Sound of silence in an ash-covered city

I suppose I should have wondered about the unfamiliar silence that lay over the city of Yogjakarta in central Java when I was woken at 4am by the call of the muezzin to dawn prayers at the mosque.

The call itself seemed less impassioned, less urgent than it had the previous morning. It seemed farther away.

Then, too, as I tried to return to sleep, there were no aircraft passing low overhead every fifteen or twenty minutes. So, I got back to sleep easily — but only to be woken by a girl bringing breakfast at 6.20am.

This struck my wife and me as strange; room service was not a feature of our decent but by no means luxury hotel.

I rose and pulled the curtains. The tiled roofs of the ramshackle city all around me were blanked out — covered in what might have been a layer of grey snow.

From the normally busy street, there was no traffic noise whatsoever. In the alley below our window, a few masked figures shuffled past with cardboard boxes, umbrellas or hoods over their heads.

They left deep tracks in what I now saw clearly was brown-grey ash, two inches deep. It blanketed all I could see, a view foreshortened by the grainy air.

Ash was still falling. This explained why, in the temperature of 29°C, the few souls abroad were covered up.

Overnight, a volcano, Mount Kelud, in East Java, had erupted, and Yogja (as it is called for short), 240km to the west, lay directly in the path of the 150 million cubic tons of volcanic debris spewed 17km into the sky.

Kelud is on the world’s deadliest volcano list. Some 90,000 people had been evacuated from the local area. In 1586, it killed 10,000 and another 5,000 in 1919.

As we left Yogjakarta on a minibus at 8.30am, destined (somewhat ironically), to take us on an 11-hour journey to a hill village from near which, next morning, we could watch the sun rise over Java’s highest peaks and climb to the crater rim of Bromo, a massive still-smoking volcanic cone, the normally frenetic city was a ghost of itself. It was peopled by ghosts on the scooters, mopeds and motorbikes, all masked and cowled in plastic-plastered ash, a city, it seemed, of the mobile dead.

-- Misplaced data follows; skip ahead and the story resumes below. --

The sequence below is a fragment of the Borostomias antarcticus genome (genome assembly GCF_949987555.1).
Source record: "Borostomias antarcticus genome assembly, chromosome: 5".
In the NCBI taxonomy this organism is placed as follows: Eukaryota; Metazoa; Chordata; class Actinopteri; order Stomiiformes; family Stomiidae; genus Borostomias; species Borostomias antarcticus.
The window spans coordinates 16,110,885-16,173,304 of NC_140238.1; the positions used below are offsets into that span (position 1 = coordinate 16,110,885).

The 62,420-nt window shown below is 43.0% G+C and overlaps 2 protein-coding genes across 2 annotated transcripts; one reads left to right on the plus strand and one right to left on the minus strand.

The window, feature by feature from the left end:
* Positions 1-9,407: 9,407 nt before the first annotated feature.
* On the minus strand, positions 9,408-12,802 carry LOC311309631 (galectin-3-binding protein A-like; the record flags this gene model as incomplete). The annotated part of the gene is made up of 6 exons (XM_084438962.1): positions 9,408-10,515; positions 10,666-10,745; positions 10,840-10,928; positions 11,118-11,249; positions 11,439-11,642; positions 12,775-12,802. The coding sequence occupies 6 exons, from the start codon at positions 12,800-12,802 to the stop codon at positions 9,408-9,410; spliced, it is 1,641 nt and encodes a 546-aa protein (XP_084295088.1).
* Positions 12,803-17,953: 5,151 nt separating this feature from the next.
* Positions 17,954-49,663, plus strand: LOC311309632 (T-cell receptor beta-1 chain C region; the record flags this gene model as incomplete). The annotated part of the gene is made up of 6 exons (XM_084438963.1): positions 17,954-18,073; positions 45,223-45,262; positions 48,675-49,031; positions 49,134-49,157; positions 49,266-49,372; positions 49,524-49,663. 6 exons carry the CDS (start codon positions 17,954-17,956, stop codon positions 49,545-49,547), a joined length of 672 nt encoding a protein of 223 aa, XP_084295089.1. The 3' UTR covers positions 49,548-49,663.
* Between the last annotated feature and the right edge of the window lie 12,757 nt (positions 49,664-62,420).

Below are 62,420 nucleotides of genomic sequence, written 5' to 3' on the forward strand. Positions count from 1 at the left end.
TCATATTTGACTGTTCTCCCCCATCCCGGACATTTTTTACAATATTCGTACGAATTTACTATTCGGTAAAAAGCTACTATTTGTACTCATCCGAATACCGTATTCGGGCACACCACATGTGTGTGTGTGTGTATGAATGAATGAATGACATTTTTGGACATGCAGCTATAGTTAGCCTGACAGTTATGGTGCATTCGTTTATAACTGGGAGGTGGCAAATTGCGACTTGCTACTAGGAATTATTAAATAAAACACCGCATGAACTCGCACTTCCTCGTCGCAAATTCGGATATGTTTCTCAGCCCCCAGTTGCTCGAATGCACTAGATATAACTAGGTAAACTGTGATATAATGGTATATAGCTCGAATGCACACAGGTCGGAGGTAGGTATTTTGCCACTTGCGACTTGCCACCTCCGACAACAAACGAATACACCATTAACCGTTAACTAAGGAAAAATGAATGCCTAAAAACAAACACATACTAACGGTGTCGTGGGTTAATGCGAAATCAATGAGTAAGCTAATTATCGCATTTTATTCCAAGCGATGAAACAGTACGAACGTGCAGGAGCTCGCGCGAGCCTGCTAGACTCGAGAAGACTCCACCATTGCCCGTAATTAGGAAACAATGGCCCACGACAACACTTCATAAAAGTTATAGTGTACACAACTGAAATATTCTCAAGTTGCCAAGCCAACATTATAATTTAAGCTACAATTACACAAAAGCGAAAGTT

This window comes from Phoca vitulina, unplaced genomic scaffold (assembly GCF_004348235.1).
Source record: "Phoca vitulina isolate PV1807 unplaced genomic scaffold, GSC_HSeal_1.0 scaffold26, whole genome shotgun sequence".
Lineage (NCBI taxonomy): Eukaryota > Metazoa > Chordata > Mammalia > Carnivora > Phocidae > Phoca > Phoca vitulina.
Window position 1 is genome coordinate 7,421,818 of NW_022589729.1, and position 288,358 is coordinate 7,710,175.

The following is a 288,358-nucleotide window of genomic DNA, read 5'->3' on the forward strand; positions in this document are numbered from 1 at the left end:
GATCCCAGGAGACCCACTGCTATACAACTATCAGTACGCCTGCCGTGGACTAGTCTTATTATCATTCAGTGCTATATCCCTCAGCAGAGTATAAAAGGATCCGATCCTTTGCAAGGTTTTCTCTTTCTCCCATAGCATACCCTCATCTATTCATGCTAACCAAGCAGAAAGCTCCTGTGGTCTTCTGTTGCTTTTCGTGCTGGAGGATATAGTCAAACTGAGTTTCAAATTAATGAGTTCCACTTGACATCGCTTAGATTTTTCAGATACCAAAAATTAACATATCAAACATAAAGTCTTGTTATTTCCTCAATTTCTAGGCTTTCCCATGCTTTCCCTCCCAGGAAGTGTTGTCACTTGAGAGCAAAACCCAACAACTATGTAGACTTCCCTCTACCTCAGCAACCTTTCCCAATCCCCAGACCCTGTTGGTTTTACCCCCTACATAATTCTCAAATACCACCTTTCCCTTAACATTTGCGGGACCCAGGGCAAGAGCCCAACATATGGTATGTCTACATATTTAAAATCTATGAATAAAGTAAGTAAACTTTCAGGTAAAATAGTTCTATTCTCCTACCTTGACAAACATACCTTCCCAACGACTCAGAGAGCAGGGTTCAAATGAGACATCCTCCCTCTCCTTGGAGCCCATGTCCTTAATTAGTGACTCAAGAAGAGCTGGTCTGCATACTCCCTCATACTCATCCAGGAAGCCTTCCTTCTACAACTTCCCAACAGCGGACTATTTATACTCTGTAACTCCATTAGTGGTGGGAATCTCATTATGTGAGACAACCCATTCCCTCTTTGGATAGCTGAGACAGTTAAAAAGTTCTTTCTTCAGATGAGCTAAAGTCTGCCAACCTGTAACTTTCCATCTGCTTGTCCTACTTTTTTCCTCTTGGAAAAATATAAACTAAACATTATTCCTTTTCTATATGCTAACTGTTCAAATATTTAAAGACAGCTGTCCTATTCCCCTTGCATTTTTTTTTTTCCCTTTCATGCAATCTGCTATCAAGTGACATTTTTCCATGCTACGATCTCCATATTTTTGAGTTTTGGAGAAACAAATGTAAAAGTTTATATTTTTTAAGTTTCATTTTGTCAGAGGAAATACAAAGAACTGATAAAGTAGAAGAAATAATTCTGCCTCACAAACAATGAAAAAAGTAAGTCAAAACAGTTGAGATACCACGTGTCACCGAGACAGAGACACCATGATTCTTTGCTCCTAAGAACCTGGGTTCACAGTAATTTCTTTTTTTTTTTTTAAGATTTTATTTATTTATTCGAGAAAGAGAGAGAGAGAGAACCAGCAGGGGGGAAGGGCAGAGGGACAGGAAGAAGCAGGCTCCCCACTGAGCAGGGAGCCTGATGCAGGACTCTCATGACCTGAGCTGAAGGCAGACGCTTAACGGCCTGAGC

At junctions, ranks of bike riders, cars and trucks waited for the lights to change in a strange, grey gloom, headlights dimmed by the ash-laden air, grey armies in a grey dawn — although dawn was four hours past —hooded women on motos with a cowled child, sometimes two, riding the pillions, a masked woman with a pillion box full of brown eggs, masked bike-riders in plastic sheeting, luxury 4x4s greyed out against the grey streets and grey houses.

We cleared the city. Traffic was remarkably light and no wonder.

Also, it was a Friday, the Muslim Sabbath (and the 14th, Valentine’s Day). The ash fall had kept all those with non-essential business indoors. We, travellers on the road, counted our blessings.

We weren’t under the volcano where nine people died. We were leaving Yogja as the ash, where it was hosed, turned to slippery mud, and continued falling for three days.

Happily, we hadn’t been scheduled to fly anywhere, because all flights were cancelled. And most especially because on the previous morning we had visited the magnificent Sultan’s Palace and, in the afternoon, Borobudur, the 9th-century Buddhist Temple, once lost but re-discovered in ruins by Sir Thomas Stanford Raffles, then British ruler of Java, and restored. Following the ash-fall, both edifices had been swathed in protective coverings and closed to the public. The monuments at Borobudur include the largest Buddhist temple on earth, staggering in its beauty and proportion but not, for me, as deeply affecting as Angkor Wat in Cambodia which I wrote about in this column in 2012.

There, the roots of great trees strangling the massive stone works and uplifting walls five metres thick, epitomise Shelley’s immortal lines in Ozymandias.

The eleven-hour minibus ride to Bromo was excruciating but there was no other way to get there. The ash deserts and the volcano were unforgettable.


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